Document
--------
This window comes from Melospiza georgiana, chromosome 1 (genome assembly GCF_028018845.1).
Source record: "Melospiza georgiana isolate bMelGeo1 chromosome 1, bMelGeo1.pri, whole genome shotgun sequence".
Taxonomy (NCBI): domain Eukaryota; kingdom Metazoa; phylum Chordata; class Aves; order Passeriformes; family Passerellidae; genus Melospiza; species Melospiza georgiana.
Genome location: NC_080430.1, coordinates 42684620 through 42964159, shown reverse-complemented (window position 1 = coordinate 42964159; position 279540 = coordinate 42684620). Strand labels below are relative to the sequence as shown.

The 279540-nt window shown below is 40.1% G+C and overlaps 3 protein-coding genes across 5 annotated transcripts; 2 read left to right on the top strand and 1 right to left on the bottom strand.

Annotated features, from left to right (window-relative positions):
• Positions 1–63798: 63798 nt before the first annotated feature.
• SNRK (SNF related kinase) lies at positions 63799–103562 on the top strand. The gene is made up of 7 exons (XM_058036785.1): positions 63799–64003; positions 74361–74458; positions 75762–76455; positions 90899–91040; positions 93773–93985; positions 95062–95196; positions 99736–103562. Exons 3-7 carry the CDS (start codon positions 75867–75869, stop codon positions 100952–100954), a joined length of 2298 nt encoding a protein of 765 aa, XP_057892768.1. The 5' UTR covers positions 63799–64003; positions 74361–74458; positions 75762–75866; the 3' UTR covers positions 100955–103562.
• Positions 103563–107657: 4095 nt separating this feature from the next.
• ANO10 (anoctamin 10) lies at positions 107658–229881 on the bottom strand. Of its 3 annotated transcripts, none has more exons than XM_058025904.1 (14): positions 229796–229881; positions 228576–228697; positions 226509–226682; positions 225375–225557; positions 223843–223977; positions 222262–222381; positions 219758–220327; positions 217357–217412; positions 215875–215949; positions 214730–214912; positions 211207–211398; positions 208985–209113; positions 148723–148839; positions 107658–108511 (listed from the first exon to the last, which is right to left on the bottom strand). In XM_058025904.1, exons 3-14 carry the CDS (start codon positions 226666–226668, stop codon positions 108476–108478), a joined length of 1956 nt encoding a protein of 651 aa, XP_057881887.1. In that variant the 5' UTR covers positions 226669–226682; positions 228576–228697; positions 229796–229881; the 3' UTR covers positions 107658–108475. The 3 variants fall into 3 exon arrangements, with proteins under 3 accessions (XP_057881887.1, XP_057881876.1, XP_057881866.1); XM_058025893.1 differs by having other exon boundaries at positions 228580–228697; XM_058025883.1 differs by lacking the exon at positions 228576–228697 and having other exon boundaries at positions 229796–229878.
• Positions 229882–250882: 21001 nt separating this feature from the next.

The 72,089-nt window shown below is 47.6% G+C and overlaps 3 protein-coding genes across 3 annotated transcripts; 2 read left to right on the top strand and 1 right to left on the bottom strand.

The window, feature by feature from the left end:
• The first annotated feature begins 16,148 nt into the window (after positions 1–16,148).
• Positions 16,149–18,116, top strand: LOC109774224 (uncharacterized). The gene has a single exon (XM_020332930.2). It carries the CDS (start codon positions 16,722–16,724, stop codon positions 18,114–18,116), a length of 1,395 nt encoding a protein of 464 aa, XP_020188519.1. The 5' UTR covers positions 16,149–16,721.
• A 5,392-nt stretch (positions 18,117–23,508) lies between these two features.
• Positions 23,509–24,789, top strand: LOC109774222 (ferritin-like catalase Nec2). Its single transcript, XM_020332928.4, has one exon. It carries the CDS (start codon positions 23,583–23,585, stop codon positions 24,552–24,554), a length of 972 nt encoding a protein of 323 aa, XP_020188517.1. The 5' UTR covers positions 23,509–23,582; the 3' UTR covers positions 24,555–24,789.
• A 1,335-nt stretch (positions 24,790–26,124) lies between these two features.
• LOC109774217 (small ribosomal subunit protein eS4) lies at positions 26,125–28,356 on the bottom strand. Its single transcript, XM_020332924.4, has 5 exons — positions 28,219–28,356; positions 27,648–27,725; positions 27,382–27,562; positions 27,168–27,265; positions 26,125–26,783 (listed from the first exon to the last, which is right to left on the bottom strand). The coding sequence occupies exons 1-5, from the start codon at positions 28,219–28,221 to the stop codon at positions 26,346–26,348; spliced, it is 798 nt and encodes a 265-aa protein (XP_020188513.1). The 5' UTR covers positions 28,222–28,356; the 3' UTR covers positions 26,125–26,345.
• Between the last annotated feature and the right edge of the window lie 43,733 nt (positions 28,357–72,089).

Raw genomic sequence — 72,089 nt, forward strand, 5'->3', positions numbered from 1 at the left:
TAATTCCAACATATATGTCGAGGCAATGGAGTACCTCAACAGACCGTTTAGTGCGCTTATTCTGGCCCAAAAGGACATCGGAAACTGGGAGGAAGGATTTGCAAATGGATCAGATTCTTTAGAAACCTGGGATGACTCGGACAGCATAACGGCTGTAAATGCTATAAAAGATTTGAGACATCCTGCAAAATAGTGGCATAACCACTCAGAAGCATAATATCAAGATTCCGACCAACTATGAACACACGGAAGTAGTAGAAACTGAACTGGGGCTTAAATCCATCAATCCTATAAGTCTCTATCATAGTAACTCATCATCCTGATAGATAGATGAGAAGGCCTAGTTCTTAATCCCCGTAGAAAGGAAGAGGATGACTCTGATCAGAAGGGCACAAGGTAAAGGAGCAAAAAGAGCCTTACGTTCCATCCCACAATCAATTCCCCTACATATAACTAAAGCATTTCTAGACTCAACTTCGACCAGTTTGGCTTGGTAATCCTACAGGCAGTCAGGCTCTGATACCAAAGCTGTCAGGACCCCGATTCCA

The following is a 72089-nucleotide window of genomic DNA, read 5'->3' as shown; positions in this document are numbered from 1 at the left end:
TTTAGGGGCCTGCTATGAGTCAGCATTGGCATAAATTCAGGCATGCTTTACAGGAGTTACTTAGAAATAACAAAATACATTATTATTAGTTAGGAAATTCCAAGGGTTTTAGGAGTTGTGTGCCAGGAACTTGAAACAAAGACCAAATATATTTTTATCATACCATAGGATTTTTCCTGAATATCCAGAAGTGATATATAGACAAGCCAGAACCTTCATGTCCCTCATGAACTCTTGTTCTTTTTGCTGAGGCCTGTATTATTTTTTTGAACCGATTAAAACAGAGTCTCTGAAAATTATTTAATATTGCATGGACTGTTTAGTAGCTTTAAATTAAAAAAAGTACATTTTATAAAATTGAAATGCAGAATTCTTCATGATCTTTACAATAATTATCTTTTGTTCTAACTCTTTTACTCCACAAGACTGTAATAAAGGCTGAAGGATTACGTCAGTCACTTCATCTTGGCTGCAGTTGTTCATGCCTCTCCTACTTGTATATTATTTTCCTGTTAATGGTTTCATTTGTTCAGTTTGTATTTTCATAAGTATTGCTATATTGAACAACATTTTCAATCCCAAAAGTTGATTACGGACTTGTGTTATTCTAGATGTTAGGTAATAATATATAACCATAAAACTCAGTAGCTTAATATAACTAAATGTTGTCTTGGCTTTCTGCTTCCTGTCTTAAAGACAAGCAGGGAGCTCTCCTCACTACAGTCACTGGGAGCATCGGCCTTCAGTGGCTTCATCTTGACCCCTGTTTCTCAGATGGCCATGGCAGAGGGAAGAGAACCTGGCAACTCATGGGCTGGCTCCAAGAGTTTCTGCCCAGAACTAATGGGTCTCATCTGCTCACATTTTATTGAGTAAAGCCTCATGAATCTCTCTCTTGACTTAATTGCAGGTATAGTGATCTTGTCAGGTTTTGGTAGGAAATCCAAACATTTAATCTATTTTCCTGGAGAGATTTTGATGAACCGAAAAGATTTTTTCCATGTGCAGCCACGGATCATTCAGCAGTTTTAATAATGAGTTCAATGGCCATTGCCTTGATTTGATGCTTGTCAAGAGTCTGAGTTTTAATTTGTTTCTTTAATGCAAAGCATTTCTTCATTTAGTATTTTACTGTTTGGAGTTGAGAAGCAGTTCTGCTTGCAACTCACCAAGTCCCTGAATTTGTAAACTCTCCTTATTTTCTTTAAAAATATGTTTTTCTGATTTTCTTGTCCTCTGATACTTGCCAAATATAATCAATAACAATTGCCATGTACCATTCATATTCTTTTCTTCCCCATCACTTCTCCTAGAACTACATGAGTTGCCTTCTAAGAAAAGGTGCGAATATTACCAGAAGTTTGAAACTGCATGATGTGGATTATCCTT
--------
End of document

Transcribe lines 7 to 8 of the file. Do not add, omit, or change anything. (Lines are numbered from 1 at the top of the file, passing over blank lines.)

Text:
• Positions 1–63798: 63798 nt before the first annotated feature.
• SNRK (SNF related kinase) lies at positions 63799–103562 on the top strand. The gene is made up of 7 exons (XM_058036785.1): positions 63799–64003; positions 74361–74458; positions 75762–76455; positions 90899–91040; positions 93773–93985; positions 95062–95196; positions 99736–103562. Exons 3-7 carry the CDS (start codon positions 75867–75869, stop codon positions 100952–100954), a joined length of 2298 nt encoding a protein of 765 aa, XP_057892768.1. The 5' UTR covers positions 63799–64003; positions 74361–74458; positions 75762–75866; the 3' UTR covers positions 100955–103562.